Sunday, July 13, 2008

What? Where?

I tuned into the American Top Forty from July 17, 1976, this morning in the middle of a song that I didn't immediately recognize. It was a generic string-laden pop ballad, but the singer sounded awful: a wimpy male voice that wandered on- and off-pitch, without any sense of tempo in his singing either. I wondered what this could possibly be, since the timing of the show meant that it was near the top of the countdown.

Then the singer turned a corner into the song's chorus, and I suddenly knew what I had wandered into:

Gonna let her in
Gonna let her in
Gonna let her in my life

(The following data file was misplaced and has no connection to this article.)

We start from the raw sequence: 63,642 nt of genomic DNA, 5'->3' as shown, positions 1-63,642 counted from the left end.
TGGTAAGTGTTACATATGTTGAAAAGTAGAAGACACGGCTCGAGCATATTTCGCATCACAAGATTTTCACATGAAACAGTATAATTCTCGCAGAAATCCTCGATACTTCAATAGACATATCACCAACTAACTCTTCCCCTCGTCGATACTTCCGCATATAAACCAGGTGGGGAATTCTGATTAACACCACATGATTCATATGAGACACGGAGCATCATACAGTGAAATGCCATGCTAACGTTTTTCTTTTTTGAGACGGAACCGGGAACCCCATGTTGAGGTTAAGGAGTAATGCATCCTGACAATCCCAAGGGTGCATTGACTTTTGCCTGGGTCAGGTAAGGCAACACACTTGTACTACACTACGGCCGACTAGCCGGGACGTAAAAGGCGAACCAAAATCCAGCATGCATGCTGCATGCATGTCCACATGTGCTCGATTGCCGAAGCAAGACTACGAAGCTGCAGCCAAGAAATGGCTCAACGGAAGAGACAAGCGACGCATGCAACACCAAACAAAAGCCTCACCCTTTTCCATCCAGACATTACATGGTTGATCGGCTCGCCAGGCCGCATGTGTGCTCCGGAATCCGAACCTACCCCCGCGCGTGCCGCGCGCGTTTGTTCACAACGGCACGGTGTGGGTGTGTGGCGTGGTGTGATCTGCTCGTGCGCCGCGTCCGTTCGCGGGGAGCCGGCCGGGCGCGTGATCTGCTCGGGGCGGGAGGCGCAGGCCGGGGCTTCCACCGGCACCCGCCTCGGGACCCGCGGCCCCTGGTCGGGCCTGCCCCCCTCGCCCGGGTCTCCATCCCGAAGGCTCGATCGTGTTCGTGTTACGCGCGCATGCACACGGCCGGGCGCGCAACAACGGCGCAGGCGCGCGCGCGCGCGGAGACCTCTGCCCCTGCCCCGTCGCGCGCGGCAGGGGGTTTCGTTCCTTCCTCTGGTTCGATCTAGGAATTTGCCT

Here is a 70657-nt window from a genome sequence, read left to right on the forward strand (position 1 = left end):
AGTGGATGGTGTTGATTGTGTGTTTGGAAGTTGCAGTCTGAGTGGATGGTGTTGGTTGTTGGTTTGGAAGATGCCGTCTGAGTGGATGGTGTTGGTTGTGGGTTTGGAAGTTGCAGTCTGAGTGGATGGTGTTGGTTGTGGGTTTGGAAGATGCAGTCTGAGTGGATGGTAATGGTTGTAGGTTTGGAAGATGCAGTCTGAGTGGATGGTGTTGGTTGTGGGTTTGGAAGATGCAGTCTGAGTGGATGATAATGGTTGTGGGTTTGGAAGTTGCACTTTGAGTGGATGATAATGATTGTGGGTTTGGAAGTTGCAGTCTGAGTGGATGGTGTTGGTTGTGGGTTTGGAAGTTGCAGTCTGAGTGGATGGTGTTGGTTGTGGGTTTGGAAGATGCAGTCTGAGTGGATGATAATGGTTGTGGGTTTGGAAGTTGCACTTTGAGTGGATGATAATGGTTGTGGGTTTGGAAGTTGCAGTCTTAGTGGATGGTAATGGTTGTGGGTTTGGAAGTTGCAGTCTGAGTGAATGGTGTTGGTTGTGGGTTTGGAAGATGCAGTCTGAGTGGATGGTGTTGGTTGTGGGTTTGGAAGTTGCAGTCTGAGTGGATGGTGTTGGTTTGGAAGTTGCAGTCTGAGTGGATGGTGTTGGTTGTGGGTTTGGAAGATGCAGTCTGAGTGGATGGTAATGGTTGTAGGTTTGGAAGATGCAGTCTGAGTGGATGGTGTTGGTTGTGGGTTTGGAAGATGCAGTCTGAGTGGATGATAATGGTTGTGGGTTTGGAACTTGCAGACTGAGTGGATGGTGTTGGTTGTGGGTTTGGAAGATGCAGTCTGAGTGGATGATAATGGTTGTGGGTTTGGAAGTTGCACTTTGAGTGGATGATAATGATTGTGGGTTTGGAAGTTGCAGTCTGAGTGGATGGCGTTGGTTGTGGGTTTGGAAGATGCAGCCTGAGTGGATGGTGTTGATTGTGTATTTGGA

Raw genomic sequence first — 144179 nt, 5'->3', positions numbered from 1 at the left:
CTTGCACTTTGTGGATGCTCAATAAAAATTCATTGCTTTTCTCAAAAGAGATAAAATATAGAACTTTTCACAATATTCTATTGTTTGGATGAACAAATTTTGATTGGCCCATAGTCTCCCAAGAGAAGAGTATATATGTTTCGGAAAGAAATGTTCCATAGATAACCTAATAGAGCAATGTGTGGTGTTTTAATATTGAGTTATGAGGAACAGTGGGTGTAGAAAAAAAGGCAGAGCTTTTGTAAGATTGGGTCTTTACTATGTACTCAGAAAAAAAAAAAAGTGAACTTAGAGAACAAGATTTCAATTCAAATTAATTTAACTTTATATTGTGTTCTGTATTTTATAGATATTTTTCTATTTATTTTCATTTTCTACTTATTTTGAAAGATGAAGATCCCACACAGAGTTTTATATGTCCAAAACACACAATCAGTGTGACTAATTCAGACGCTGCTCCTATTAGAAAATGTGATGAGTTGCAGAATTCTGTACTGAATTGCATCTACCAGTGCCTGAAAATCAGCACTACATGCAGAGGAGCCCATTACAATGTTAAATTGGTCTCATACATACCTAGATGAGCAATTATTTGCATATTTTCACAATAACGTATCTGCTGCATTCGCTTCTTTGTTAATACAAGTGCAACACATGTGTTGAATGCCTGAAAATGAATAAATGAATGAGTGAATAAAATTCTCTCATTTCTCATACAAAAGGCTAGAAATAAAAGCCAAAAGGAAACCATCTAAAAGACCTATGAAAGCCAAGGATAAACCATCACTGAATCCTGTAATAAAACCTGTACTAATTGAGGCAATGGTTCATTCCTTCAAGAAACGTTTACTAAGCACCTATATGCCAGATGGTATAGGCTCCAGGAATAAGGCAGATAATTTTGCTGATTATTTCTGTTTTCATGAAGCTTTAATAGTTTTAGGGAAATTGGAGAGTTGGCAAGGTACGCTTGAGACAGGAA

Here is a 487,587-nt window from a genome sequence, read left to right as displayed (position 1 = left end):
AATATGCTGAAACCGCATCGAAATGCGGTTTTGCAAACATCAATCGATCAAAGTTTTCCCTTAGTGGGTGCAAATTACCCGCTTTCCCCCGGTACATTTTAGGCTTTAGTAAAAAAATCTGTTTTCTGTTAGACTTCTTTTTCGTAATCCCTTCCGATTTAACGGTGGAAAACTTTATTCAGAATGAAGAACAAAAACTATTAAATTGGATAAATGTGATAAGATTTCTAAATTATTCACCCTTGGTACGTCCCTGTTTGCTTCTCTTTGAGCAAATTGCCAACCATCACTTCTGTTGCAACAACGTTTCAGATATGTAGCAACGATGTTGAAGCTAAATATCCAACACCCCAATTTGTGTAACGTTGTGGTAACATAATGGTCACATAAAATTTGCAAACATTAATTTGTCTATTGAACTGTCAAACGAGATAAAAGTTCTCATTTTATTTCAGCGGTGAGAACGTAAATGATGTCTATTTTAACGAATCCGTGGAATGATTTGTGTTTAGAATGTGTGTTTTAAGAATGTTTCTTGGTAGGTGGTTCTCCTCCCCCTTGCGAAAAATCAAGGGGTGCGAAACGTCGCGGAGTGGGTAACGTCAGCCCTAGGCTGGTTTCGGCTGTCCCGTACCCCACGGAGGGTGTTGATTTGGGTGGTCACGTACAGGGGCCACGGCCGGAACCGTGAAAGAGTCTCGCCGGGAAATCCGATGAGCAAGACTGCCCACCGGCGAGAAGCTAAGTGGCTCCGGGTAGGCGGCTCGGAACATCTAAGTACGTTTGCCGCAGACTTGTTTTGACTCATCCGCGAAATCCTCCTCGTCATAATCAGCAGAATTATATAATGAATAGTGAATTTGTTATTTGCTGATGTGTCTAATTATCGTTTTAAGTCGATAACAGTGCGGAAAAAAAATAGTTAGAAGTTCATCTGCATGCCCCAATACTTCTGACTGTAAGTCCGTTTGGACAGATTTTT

Yes, it was John Travolta's first smash hit, "Let Her In," at Number Eleven, on its way to peaking at Number Ten the following week. I can remember back around 2000 a lot of people complaining about boy bands and teen pop dominating the charts, but folks, that kind of thing has been going on a long time.

By the time he got around to Grease, Travolta had clearly obtained some voice training, since he could at least stay on key. Singing with Olivia Newton-John would help anyone, of course. But I still don't know what "I got shoes, they're multiplyin'" is supposed to mean.

1 comment:

Gavin said...

My preferred version of that lyric is "I got shoes / They're made of plywood."